NOSTALGIA: Bury St Edmunds playgroup’s jubilee
This photo, taken in November 1986, shows children at Southgate Playgroup celebrating a 25 year Jubilee.
Playgroups all over West Suffolk joined in the jubilee celebrations to mark the first 25 years of the Pre–School Playgroups Association.
To mark the occasion many groups lit 25 candles and laid on special parties with celebratory cakes, as well as hosting an array of special jubilee games and activities for the youngsters to enjoy.
The Pre–School Playgroup Association helped children begin their education through playgroups and mother–toddler groups.
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HEADLINES FROM THE PAST
10 YEARS AGO
Ambitious plans to safeguard the future of one of the area’s historic landmarks were unveiled.
Pakenham Water Mill, just outside Bury St Edmunds, was the last working water mill in Suffolk. Suffolk Building Preservation Trust, which had owned the mill for the previous 30 years, pushed ahead with far–reaching £1 million–plus plans, which it hoped would keep the mill turning for the decades to come. Sue Tamyln, chairman of the trust, outlined plans which the appeal would help to finance, these included a key aim of making the mill self–financing, by, among other things, opening a tea room for visitors and an education room for children, as well as improvements to access for the disabled.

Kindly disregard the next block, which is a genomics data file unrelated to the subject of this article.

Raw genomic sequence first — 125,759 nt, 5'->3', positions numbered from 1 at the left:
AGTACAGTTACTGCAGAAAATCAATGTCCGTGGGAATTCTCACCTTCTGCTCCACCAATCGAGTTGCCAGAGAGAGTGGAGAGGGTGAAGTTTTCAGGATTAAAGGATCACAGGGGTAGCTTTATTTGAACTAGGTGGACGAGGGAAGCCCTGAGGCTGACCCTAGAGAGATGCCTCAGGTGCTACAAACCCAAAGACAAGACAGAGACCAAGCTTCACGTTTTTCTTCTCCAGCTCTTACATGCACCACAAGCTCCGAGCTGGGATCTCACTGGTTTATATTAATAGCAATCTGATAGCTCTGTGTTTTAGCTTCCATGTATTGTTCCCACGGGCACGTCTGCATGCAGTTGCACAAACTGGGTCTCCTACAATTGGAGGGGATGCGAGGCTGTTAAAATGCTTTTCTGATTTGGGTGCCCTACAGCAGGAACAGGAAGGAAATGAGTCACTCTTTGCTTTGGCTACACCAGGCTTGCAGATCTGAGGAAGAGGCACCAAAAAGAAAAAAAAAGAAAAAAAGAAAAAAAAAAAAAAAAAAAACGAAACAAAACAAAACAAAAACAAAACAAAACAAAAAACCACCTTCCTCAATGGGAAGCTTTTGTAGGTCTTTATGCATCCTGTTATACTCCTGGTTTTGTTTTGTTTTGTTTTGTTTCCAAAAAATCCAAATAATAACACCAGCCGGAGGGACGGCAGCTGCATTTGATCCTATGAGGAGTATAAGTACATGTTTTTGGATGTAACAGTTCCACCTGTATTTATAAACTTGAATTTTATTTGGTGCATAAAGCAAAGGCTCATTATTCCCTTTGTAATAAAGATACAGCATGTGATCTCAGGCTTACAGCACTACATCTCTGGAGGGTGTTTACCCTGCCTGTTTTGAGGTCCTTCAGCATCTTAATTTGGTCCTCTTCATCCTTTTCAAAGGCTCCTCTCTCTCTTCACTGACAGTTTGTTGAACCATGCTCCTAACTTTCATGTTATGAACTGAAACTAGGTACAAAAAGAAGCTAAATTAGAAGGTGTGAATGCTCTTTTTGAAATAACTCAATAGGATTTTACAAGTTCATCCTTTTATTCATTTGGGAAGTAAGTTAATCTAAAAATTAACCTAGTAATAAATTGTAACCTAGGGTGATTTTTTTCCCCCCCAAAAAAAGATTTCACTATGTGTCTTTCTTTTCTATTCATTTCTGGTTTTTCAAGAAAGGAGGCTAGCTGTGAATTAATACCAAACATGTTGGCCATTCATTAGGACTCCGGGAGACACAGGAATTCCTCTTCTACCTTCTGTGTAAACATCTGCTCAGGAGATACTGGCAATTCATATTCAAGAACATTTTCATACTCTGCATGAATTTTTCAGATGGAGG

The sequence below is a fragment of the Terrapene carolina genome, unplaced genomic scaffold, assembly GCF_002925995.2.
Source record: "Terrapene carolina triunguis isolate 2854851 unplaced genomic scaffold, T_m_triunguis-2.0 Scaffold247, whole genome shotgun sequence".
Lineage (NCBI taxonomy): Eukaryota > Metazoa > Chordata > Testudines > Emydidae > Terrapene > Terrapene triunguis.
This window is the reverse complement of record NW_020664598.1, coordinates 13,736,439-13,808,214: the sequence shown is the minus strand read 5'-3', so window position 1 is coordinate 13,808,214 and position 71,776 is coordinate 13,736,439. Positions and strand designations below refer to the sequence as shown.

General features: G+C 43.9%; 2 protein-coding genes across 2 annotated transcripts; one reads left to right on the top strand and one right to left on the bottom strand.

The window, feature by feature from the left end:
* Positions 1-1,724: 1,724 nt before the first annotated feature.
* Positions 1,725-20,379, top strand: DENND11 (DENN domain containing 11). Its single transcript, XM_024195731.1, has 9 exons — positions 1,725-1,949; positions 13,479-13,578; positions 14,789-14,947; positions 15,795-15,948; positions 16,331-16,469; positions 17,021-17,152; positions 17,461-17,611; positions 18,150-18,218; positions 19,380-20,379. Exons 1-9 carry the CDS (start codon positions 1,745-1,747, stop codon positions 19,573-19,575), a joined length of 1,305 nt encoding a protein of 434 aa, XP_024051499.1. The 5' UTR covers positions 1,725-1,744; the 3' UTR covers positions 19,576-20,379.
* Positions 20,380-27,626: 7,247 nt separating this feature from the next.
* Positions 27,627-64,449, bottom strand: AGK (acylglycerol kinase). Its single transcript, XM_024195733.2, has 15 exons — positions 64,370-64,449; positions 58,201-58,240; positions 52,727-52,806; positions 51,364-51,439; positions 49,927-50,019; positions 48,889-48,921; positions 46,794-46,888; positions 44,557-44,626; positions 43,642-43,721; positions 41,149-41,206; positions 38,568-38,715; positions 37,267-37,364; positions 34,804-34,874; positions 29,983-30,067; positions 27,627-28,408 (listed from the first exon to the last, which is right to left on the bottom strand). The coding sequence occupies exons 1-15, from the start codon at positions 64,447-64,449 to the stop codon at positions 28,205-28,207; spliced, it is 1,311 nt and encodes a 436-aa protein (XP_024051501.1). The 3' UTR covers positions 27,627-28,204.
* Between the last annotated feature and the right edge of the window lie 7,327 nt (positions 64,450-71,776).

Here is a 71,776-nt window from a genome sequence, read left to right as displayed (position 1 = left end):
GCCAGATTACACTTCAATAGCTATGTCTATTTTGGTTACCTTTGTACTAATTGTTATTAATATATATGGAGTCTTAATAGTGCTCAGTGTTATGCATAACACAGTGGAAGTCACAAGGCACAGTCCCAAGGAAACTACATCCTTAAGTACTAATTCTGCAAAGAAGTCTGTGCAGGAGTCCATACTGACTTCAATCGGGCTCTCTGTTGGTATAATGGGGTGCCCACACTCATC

25 YEARS AGO
Language barriers were broken down when Japanese students joined British pupils in an exchange of talents.
Sixth formers from Thurston Upper School were guests of the Shi–Tennoji Japanese school at Herringswell.
Every Wednesday the 13 Thurston pupils were tackling the rigours of the Japanese language with help from the Herrigswell pupils.
The students were learning to write and speak some conversational items in their new tongue.
Teacher, Mrs Geert Overlaet said: “The idea has been to give the students a taste, I have not made it easy and have been asking my pupils to speak as much Japanese as possible.”
100 YEARS AGO
We regret to report the death of two brave Chippenham lads, who have given their all for their country. Prvt. Frederick Drake, son of Mr Elias Drake, joined the Suffolks in 1914, a few days after the commencement of the war.
Early in the year of 1915 he was sent to the front, soon afterwards, in a bayonet charge near Ypres, he received a wound in the head, which caused him to be in hospital for a few weeks. On recovering, he was again on the fighting line, and was partially buried by a shell.
Whilst lying helpless, a cloud of the poisonous gas was discharged by the enemy, some of which he inhaled, with the injury caused to his body by the shell explosion it ultimately caused his death.